Friday, February 17, 2006

Nebraska Court of Appeals orders evidentiary hearing for second degree murder convict who pled State v. Gonzales, 14 Neb. App. 493Filed February 14, 2006. No. A-04-299. Gonzales was co defendant with Juan Leonor, see State v. Leonor, 263 Neb. 86, 638 N.W.2d 798 (2002). Gonzales pled guilty to amended charges of one count of manslaughter, one count of second degree murder, and one count of use of a deadly weapon in the commission of a felony. Gonzales sentence was 19 to 20 years' imprisonment on the manslaughter conviction, a concurrent term of 30 to 40 years' imprisonment on the second degree murder conviction, and a consecutive term of 10 to 20 years' imprisonment on the use of a deadly weapon conviction. Gonzales seeks post conviction relief alleging that he would not have taken the plea had his counsel been effective, the alleged ineffectiveness was attorney's advising Gonzales that testimony against Leonor would come up against him and lead to a conviction. Court of appeals concludes that Gonzales plea came from counsel's conclusion that damning testimony from Leonor's case would come up in his case. Appeals court probably finds hearsay problems with this and reverses for an evidentiary hearing.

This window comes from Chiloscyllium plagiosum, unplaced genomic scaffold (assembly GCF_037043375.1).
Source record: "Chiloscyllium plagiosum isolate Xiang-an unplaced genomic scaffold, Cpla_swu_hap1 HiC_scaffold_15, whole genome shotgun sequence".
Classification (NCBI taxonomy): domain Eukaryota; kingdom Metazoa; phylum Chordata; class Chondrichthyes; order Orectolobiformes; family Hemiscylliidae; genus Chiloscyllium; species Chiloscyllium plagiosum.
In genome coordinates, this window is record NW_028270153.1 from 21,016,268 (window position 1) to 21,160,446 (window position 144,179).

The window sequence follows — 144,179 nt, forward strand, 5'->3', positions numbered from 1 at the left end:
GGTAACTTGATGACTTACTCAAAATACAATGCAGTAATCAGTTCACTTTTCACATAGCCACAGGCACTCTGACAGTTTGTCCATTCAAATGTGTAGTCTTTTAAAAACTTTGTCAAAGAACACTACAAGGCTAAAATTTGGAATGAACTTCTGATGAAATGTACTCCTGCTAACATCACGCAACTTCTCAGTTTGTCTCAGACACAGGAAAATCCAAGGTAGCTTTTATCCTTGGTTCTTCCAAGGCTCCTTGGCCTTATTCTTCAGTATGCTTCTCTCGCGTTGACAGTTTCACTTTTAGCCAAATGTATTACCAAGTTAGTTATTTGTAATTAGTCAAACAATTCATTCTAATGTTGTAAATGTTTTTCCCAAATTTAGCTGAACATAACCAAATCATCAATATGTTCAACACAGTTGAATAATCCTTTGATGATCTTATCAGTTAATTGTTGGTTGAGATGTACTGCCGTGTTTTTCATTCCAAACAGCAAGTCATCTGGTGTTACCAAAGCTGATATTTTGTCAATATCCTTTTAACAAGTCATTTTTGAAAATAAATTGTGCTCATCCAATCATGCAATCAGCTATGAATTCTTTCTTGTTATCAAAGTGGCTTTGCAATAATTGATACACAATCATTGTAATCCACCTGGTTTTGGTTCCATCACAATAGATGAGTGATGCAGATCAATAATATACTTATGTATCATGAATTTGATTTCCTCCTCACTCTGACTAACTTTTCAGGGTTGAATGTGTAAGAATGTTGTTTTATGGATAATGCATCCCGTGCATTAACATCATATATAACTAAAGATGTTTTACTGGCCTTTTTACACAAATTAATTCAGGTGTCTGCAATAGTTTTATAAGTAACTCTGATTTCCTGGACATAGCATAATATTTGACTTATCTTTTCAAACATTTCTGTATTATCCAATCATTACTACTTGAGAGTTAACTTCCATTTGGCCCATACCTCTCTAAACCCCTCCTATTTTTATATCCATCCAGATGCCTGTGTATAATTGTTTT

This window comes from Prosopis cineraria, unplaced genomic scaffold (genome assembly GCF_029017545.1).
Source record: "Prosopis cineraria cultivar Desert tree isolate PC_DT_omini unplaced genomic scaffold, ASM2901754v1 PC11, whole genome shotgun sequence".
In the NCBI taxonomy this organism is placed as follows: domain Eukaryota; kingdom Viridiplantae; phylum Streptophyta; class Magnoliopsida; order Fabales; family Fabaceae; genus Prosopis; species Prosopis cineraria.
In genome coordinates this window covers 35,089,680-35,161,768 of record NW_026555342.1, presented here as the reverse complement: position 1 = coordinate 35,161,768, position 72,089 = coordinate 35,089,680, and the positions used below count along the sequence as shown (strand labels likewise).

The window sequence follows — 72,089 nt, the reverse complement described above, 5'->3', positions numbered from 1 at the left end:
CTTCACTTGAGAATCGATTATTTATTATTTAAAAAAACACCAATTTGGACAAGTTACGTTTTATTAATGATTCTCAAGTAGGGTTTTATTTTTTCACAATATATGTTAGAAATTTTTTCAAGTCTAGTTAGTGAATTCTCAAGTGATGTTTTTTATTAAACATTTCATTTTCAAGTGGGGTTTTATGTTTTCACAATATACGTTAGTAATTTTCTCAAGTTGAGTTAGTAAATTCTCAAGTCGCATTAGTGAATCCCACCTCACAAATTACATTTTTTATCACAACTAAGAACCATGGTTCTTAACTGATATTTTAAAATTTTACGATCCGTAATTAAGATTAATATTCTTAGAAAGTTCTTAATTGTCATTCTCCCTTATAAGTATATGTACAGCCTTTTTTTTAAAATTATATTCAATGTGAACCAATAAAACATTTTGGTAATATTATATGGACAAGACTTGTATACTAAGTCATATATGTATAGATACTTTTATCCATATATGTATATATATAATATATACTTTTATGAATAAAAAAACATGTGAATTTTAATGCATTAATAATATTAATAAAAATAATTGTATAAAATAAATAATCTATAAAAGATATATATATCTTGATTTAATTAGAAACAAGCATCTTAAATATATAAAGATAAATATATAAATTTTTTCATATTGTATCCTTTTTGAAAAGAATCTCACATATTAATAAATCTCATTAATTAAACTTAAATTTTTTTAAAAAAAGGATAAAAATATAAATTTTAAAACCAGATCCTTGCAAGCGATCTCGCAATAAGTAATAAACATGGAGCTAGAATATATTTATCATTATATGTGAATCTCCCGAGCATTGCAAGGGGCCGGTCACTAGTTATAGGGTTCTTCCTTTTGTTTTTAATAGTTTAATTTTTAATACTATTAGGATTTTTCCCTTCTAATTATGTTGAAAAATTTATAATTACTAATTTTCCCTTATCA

The allegations of Gonzales' motion, if proven, demonstrate that Gonzales' counsel advised him that the exact same evidence used at Leonor's trial would be used in Gonzales' trial, that the evidence used at Leonor's trial which implicated Gonzales consisted entirely of testimony by witnesses of statements made by Leonor, and that the statements were admissible against Leonor because they were his own statements being offered against himself, but those statements could be argued to be hearsay if offered against Gonzales. Because no evidentiary hearing was granted, we are unable to determine why counsel might have believed Leonor's out-of-court statements would be admissible against Gonzales. Although it is entirely possible that counsel had a reason for such belief or a reason for advising Gonzales that the statements would be admissible, there is simply no way for this court to know without an evidentiary hearing, and speculation at this time would be improper. At this stage of the proceedings, there is no way for this court to know if the advice was even given, let alone whether the advice was correct. It is sufficient that the allegations of the motion, if proven, demonstrate Gonzales might be entitled to relief and that the records and files do not affirmatively demonstrate he is entitled to no relief. As such, we reverse, and remand for an evidentiary hearing on Gonzales' motion for postconviction relief.

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